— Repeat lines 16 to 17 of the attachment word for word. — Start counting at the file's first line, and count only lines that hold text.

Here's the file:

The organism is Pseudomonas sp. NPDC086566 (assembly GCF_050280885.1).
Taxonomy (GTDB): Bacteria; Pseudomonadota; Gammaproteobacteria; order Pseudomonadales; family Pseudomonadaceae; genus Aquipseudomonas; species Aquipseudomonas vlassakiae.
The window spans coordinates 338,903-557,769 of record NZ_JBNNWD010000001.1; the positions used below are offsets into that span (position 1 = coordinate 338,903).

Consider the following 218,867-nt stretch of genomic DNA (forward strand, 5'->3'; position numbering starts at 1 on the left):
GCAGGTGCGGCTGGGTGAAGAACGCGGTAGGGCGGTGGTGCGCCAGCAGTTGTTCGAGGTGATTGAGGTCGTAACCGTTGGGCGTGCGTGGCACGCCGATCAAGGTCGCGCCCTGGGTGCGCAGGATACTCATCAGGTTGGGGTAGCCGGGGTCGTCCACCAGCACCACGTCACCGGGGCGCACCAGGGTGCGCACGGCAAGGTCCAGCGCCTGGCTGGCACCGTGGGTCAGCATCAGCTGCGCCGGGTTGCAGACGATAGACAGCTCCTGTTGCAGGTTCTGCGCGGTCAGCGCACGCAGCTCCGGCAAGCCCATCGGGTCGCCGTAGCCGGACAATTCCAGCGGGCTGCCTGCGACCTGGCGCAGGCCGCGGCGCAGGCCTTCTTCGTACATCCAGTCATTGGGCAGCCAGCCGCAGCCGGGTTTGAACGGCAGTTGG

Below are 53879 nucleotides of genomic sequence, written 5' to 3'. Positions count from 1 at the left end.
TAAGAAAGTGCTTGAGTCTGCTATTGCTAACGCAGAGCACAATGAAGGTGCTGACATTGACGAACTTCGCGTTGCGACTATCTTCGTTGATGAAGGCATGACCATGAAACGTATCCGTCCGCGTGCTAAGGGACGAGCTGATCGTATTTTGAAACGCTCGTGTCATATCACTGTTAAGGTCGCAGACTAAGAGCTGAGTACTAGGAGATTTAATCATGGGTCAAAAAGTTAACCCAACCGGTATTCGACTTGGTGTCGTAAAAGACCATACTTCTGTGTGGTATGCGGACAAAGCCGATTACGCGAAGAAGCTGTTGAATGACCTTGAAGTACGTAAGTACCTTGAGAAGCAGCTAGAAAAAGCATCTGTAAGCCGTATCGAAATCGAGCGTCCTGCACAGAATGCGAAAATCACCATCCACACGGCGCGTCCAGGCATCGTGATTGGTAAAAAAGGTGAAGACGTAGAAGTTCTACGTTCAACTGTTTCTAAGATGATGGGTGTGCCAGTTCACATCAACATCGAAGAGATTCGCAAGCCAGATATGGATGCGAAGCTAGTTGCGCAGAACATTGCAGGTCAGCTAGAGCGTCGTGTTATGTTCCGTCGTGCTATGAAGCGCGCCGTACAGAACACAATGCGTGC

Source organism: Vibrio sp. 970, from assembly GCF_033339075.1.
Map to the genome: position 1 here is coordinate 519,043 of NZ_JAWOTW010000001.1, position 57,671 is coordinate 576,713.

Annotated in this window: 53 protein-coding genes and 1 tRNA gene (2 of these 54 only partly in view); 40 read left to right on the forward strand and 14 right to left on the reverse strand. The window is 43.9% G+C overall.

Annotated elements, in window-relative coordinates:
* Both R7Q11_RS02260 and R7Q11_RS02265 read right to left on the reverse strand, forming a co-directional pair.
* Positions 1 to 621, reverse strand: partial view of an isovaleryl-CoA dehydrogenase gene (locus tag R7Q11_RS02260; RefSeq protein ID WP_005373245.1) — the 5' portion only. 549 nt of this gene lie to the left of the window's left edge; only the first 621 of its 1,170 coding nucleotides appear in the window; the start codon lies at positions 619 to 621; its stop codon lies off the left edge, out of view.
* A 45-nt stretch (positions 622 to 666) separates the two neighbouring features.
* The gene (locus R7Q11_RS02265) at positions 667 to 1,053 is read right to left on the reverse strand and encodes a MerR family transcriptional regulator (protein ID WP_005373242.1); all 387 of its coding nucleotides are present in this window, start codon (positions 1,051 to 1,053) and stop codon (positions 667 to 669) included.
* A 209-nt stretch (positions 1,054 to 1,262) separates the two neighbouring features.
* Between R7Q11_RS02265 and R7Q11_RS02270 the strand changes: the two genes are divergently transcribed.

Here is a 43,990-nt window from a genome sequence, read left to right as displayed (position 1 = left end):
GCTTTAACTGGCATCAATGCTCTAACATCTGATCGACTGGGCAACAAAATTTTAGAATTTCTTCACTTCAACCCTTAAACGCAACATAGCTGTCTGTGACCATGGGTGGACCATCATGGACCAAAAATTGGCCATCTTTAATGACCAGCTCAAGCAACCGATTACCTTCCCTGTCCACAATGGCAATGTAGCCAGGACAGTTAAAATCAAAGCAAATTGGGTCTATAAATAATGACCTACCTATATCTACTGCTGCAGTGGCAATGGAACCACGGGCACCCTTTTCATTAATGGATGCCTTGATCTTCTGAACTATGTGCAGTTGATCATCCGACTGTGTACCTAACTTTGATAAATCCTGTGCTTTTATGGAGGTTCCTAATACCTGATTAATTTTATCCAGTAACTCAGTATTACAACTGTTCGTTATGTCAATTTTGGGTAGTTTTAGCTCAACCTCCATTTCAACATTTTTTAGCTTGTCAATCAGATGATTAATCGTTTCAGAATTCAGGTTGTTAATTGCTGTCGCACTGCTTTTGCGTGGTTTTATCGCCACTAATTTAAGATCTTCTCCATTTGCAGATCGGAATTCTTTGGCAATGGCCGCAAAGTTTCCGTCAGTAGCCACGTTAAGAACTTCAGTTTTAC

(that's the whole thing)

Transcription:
* A 209-nt stretch (positions 1,054 to 1,262) separates the two neighbouring features.
* Between R7Q11_RS02265 and R7Q11_RS02270 the strand changes: the two genes are divergently transcribed.